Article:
Using powdered milk in your garden can leave you with a very interesting aroma around your raised beds. However, if used properly, you can avoid this issue and also reap the benefits of using it. Have a ton of extra? Maybe you even have some powdered formula replacer from a lamb or a calf and you’re looking to use it up before next year. Here, we’ll talk about the potential benefits of powdered milk in its many forms for your garden. Let’s get started.

As a TeaWhat Happens If You Use Powdered Milk To Your Plants

While I don’t often recommend using a pour-on version of powdered milk, you can do it. In all honesty, I find that very few plants benefit from this. However, if your nursery specifically suggests doing this, then more power to you.

What I usually do in this case is mix my powdered milk with another supplement to encourage fast uptake of the calcium before it leeches into the soil. What in particular? Usually something with D3 or a bone meal. You can steep bone meal and powdered milk in boiling water, allow it to cool, and then add it to your plants, if so desired.

The plants do benefit, but again, I don’t feel like this is the ideal situation to use powdered milk (or formula) in the garden.

As a Direct Addition to Soil

This, however, strikes me so much better. I really prefer to use powdered milk when I’m mixing up a new batch of soil for the garden. I’ll buy a large bag of calf manna and pitch a 3-quart feed scoop in with a wheelbarrow full of soil, powdered milk, or any sort of powdered dairy product (not cheese, the salt will ruin your plants).

I take my time working it through my soil and treat it as I would any dry supplement. I find it works best when allowed to rest in the bed, pot, or other planting situation for a few weeks as opposed to using it right away. Why? Much like the tea above, calcium and the various trace minerals you’ll find in powdered milk will break down and become more bioavailable for your plants if allowed to stew or rest for a period of time. Essentially, the nitrogen cycle works its magic and makes it easier for the plants to uptake it.

As a Powdered Calcium SupplementWhat Happens If You Use Powdered Milk To Your Plants

This one is a little bit tricky.

Some people use powdered milk as a top dressing. While you can do this, you’re essentially making a forever tea that may or may not work for your plant. I suggest caution on this one, simply because it can come back to bite you.

How? Spoiled milk can slowly attract insects. Flies, biting lice, and so on and so forth. I really love that spoiled, nasty smell. It becomes a serious issue and can ruin delicate fruits and vegetables in pretty short order. This includes tomatoes, and I’ve noticed this has especially become a trend with beginning tomato gardeners.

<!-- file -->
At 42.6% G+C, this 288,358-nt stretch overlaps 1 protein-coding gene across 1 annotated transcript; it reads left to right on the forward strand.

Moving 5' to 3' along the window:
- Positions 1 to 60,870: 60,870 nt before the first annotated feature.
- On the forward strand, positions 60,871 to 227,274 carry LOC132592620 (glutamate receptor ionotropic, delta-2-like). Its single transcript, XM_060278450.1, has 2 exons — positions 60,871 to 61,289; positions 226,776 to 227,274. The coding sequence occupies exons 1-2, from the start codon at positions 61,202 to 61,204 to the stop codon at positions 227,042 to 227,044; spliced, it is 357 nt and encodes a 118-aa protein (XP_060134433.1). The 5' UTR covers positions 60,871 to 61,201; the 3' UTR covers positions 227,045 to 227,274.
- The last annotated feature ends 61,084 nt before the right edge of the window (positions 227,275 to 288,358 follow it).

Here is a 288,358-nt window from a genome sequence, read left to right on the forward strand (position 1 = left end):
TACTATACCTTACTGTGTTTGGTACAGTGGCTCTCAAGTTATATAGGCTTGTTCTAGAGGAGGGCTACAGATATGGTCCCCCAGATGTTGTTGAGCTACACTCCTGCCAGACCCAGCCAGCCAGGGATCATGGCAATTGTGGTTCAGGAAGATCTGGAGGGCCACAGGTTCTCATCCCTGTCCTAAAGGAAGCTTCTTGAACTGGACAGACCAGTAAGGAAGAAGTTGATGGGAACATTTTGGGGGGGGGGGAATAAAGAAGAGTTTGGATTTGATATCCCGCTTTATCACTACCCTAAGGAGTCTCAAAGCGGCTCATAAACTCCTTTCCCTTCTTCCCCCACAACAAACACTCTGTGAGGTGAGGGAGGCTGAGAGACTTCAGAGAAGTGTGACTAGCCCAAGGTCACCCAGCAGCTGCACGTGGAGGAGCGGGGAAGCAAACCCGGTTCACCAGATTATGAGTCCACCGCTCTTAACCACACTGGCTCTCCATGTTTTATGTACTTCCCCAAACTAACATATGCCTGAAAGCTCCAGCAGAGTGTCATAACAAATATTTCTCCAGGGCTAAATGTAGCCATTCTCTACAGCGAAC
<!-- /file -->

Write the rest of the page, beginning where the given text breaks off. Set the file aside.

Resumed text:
Rather than using it as a top dressing, my suggestion is to pick one of the two following possibilities and use it in this manner instead: a spike or a mix-in.

Mixing in your powdered milk involves gently scraping up the soil 1/4″-3/4″ on top and sprinkling the powdered milk heavily into these crevices. Then, you cover the milk and water as usual. This hides the source of the scent from the insects and usually makes them leave; none of the species that find the scent attractive can dig that deep to find the source and give up quickly.

If you decide to make a spike, put on some waterproof gloves and put 1/2 cup of powdered milk in a small, long dish. add a little water, just enough to make the powdered milk tacky and stick together. Slowly roll it together to create a delicate but thin spike for your plant, much as you would use a fertilizer spike. Again, make sure to cover the top part of it so it doesn’t attract pests.

DrawbacksWhat Happens If You Use Powdered Milk To Your Plants

The smell of sour milk in your garden sucks. Few people want to deal with it, so many have decided to use bone meal instead of powdered milk for this sort of thing. However, the biggest difference is that of D3, since so many powdered milk companies automatically add it.

While your plant should be capable of getting its own vitamin D, it is important to make sure that sickly or infested plants are given the maximum amount of care possible. Essentially, powdered milk should not be purchased highly piggy and thrown in your garden if things are going well. But if you have extra, this is a great way to use it up and not just throw it away. Personally? I’d rather use bone meal or eggshells and offer the powdered milk to the pigs. If you don’t have pigs, your garden is a good way to use it.

Goat vs Cow

We’re going to leave livestock formulas out of this for the moment and only speak about the differences between goat and cow powdered milk. Though I’m well aware that sheep powdered milk exists, it’s pretty rare and it’s not likely to be something you have sitting around waiting to be used up; you probably bought it for a very specific purpose.

Cow’s milk is less fatty and will wane in the ground faster than goat milk will. Though both have similar calcium ratios, if you have very lean soil with very low amendments, goat milk will take better care of your plants in the long run. Fat, after all, is fuel. And our plants need it as much as we do. The globules of the goat milk itself as smaller and easier to absorb than those of a cow’s milk, too.

Have you used powdered milk in your garden? What type did you use and why? We’d love to hear from you in the comments below and remember, Happy Gardening!

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